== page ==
My long trip took me through snow, ice, mud and dirt roads, and I began to bond with this hunk of metal and rubber and fabric. I’m not saying I fell in love, but it treated me right and was always there for me. Overall, it was a nice automobile.

Handling & Performance:

It is built low to the ground and small enough to zip around town with ease and in traffic the 150 horses make this little car very responsive. Perhaps the smaller engine would strain your nerves in passing situations, but this larger engine configuration was great. And finally, it’s fun to drive.

Styling:

Personal taste is always important, but I think you’d agree it is not a very daring design and is even a bit commonplace, much like most of the competition noted here.

Fit and Finish:

Some say it is not put together very well. I disagree. For this price level car, it is put together just fine thanks. After all, it is a Chevrolet and that has passed muster with buyers for 12 of the past 16 years as a top seller. That has to say something. Obviously a lot of folks agree that it is assembled well. On the bumpy roads I never heard a rattle or squeak and that means a lot to me.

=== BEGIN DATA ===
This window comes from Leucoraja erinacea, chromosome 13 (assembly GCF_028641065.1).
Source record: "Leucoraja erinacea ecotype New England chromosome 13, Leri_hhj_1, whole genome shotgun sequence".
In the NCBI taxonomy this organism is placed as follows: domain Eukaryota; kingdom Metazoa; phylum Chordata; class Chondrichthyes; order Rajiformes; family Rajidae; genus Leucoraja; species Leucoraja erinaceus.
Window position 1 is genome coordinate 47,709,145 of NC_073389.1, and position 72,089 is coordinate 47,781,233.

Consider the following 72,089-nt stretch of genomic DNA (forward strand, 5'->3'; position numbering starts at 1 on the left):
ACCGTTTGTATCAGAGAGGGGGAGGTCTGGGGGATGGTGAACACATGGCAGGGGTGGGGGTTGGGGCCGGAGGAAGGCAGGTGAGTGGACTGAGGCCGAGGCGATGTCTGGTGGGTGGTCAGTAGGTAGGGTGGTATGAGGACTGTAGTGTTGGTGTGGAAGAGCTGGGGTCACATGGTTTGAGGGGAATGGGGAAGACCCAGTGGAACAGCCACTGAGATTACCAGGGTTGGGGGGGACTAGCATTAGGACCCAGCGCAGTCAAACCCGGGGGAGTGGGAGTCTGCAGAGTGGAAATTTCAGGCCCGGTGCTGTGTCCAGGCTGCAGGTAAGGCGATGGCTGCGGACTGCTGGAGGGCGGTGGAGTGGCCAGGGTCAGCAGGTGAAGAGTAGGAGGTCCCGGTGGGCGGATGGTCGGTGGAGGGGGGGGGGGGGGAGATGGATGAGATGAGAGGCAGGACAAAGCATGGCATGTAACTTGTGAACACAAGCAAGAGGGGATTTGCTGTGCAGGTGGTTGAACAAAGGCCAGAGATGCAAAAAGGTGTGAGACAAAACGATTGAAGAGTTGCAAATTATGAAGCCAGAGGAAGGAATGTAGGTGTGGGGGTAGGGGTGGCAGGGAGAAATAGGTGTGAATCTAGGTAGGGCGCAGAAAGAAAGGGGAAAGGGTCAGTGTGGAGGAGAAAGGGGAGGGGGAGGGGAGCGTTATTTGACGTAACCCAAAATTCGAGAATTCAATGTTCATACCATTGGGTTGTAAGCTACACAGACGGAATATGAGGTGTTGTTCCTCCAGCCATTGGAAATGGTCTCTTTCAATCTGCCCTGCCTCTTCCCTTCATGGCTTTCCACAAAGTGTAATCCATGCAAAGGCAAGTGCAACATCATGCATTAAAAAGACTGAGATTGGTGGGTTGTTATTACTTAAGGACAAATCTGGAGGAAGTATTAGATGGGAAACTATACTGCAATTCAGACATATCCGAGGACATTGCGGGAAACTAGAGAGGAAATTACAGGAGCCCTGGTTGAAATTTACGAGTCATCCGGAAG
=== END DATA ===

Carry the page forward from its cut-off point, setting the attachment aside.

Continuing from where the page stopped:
Cost:

With all the options on this test vehicle, the price is a little high. I suspect that has more to do with the fact that it has earned it stripes over more than a decade, and people have been willing to pay for all the conveniences.

Recommendation:

Let’s not mince words; there is so much competition I would be hard pressed to pick a hands down winner. I really like the Neon and the Corolla in this category and the only two I haven’t driven are the Ford Focus and the VW Golf. You’ll have to drive this car to see why so many have bought it for so many years.

The Competition:

Dodge Neon $12,715, Ford Focus $12,125-15,260, Honda Civic $12,760-16,910, Hyundai Elantra $12,499, Hyundai Tiburon $14,499, Mazda Protégé $12,215-15,315, Nissan Altima $15,140-20,390, Pontiac Sunfire $14,175-16,295, Saturn SC $12,535-15,645, Subaru Impreza $15,995-19,495, Toyota Corolla $12,568-13,383, Volkswagen Golf $14,900-17,900.

Good News:

Good power from this inline 4-cylinder, roomy for a two door, tight feel and a quiet ride.

Bad News:

I’d have expected better gas mileage; seats need more padding for those long trips, poor city mpg, more money than I think it should be.